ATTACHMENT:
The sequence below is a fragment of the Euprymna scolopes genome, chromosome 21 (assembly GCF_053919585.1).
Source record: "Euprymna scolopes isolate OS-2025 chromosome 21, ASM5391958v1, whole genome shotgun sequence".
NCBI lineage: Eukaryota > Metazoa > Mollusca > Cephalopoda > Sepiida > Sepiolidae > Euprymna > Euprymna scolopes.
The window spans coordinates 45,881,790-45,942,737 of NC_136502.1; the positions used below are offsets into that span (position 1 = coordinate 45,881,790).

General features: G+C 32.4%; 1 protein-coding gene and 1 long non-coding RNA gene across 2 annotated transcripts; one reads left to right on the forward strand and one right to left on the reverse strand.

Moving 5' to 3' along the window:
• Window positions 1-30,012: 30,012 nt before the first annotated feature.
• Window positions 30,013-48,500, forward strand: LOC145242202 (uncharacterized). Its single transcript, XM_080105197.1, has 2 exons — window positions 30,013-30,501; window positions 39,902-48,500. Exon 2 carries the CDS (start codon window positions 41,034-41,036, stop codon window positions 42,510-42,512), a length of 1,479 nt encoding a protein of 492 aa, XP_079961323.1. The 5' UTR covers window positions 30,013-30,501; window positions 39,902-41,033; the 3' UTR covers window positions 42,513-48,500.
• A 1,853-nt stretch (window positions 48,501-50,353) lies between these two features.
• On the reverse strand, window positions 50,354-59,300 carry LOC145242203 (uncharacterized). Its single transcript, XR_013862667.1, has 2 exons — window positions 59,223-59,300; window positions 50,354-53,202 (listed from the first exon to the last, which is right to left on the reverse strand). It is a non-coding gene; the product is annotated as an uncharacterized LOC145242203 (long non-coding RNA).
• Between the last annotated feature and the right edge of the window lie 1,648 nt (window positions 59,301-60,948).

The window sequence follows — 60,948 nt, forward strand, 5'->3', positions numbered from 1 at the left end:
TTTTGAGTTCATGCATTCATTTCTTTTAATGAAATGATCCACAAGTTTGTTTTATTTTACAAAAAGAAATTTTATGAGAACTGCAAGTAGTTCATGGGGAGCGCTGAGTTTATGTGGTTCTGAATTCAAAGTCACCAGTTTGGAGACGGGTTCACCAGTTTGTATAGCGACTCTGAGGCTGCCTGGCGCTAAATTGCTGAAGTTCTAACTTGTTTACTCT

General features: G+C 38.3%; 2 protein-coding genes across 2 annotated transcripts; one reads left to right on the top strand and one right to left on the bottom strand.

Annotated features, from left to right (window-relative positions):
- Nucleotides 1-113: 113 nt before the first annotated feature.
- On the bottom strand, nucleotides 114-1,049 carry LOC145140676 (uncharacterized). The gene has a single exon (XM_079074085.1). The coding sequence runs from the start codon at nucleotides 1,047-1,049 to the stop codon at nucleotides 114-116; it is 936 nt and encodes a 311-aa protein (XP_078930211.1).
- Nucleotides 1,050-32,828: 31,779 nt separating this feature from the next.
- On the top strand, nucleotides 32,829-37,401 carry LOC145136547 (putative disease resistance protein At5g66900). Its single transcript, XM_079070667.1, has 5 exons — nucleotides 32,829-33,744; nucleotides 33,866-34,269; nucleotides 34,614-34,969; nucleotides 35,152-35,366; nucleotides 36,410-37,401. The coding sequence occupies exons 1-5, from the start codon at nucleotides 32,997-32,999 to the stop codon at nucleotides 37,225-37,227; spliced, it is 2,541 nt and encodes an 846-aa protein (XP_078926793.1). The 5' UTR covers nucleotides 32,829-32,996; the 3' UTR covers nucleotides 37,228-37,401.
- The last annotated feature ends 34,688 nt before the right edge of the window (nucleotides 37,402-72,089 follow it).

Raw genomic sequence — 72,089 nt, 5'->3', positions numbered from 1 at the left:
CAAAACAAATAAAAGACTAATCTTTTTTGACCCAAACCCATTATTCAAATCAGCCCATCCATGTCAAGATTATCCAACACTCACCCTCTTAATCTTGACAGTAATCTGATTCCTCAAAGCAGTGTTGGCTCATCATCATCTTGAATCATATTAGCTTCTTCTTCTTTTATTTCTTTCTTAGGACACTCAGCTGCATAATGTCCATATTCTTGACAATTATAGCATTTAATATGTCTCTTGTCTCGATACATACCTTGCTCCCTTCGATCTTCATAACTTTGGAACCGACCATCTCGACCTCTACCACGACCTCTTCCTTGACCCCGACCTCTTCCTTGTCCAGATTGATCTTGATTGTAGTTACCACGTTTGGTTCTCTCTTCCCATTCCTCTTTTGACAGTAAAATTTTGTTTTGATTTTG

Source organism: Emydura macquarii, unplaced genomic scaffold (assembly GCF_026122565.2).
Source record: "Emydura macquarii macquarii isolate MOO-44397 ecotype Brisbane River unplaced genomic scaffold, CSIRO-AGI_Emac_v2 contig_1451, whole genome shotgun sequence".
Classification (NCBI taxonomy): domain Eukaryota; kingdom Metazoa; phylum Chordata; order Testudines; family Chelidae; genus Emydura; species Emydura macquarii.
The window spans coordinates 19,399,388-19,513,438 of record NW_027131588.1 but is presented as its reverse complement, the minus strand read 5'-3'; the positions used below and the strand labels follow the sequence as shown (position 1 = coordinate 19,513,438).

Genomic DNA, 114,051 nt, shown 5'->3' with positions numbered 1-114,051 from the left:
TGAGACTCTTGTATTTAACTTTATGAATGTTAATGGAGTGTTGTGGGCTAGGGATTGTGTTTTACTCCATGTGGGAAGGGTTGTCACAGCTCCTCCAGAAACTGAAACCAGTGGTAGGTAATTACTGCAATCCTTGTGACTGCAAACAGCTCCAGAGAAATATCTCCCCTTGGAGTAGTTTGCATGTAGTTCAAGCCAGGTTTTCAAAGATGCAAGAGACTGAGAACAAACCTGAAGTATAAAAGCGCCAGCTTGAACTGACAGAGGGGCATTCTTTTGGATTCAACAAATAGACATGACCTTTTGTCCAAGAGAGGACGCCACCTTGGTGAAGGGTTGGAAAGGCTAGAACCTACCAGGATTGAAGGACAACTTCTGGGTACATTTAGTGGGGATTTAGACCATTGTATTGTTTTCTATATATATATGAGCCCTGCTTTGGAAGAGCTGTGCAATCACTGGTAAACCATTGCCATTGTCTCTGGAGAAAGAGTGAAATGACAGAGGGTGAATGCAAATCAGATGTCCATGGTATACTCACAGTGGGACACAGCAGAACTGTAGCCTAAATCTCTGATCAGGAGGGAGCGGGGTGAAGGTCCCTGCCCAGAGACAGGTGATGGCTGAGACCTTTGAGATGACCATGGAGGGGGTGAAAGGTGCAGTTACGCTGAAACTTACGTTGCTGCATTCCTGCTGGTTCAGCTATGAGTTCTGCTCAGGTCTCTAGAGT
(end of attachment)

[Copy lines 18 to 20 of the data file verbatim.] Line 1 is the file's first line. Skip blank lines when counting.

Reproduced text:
- Nucleotides 1,050-32,828: 31,779 nt separating this feature from the next.
- On the top strand, nucleotides 32,829-37,401 carry LOC145136547 (putative disease resistance protein At5g66900). Its single transcript, XM_079070667.1, has 5 exons — nucleotides 32,829-33,744; nucleotides 33,866-34,269; nucleotides 34,614-34,969; nucleotides 35,152-35,366; nucleotides 36,410-37,401. The coding sequence occupies exons 1-5, from the start codon at nucleotides 32,997-32,999 to the stop codon at nucleotides 37,225-37,227; spliced, it is 2,541 nt and encodes an 846-aa protein (XP_078926793.1). The 5' UTR covers nucleotides 32,829-32,996; the 3' UTR covers nucleotides 37,228-37,401.
- The last annotated feature ends 34,688 nt before the right edge of the window (nucleotides 37,402-72,089 follow it).